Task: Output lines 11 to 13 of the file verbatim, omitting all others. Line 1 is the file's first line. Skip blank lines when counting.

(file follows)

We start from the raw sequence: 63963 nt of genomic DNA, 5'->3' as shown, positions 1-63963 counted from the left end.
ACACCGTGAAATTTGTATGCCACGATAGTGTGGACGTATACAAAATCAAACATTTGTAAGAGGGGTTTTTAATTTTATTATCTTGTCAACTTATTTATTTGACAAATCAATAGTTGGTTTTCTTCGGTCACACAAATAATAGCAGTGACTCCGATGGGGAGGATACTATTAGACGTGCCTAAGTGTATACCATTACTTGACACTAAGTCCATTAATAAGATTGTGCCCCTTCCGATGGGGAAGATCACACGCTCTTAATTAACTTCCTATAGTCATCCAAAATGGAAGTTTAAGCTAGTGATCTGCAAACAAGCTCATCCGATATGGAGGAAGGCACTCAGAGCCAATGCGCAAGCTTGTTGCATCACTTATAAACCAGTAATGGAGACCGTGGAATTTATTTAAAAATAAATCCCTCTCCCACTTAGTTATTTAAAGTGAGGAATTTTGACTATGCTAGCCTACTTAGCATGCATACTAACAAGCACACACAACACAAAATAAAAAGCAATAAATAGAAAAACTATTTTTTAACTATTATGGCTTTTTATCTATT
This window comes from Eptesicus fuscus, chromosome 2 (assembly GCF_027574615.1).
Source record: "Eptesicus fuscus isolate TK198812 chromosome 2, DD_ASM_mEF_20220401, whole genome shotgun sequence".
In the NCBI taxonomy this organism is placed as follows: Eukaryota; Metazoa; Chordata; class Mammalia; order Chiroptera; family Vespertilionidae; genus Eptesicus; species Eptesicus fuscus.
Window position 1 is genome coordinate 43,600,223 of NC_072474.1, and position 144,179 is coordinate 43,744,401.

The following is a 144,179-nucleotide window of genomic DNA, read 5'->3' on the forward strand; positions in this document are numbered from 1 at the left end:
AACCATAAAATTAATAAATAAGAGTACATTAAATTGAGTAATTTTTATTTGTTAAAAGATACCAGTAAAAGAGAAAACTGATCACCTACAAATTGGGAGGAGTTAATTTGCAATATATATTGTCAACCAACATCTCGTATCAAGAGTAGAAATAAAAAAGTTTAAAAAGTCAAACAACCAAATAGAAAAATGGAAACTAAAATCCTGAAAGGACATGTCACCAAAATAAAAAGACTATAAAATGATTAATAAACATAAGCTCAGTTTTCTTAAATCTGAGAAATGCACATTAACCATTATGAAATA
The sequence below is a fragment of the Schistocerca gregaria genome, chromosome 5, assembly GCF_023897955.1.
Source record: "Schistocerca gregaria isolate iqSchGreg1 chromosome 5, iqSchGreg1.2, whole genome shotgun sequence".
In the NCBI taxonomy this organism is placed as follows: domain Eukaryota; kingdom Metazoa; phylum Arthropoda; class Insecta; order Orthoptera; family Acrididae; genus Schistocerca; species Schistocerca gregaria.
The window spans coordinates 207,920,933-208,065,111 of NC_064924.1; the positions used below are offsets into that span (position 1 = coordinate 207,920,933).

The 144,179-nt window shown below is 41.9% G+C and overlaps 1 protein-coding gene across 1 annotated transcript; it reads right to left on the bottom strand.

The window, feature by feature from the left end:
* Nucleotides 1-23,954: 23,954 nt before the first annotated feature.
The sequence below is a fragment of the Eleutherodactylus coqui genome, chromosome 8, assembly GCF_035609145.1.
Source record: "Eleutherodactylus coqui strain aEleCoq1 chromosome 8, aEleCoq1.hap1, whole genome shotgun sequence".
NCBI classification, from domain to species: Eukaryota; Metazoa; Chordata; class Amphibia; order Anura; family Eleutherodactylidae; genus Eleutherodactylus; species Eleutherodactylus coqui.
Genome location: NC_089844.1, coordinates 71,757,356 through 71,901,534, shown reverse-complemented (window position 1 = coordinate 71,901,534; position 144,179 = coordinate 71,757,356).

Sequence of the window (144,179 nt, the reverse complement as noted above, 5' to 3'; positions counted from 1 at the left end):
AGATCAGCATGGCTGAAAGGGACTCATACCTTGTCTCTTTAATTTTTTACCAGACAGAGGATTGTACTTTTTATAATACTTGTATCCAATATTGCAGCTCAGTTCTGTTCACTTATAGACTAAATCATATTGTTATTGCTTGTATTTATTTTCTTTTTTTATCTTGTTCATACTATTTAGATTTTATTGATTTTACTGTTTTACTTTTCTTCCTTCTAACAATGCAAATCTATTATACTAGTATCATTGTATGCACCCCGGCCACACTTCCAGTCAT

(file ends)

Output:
In the NCBI taxonomy this organism is placed as follows: domain Eukaryota; kingdom Metazoa; phylum Arthropoda; class Insecta; order Orthoptera; family Acrididae; genus Schistocerca; species Schistocerca gregaria.
The window spans coordinates 207,920,933-208,065,111 of NC_064924.1; the positions used below are offsets into that span (position 1 = coordinate 207,920,933).

The 144,179-nt window shown below is 41.9% G+C and overlaps 1 protein-coding gene across 1 annotated transcript; it reads right to left on the bottom strand.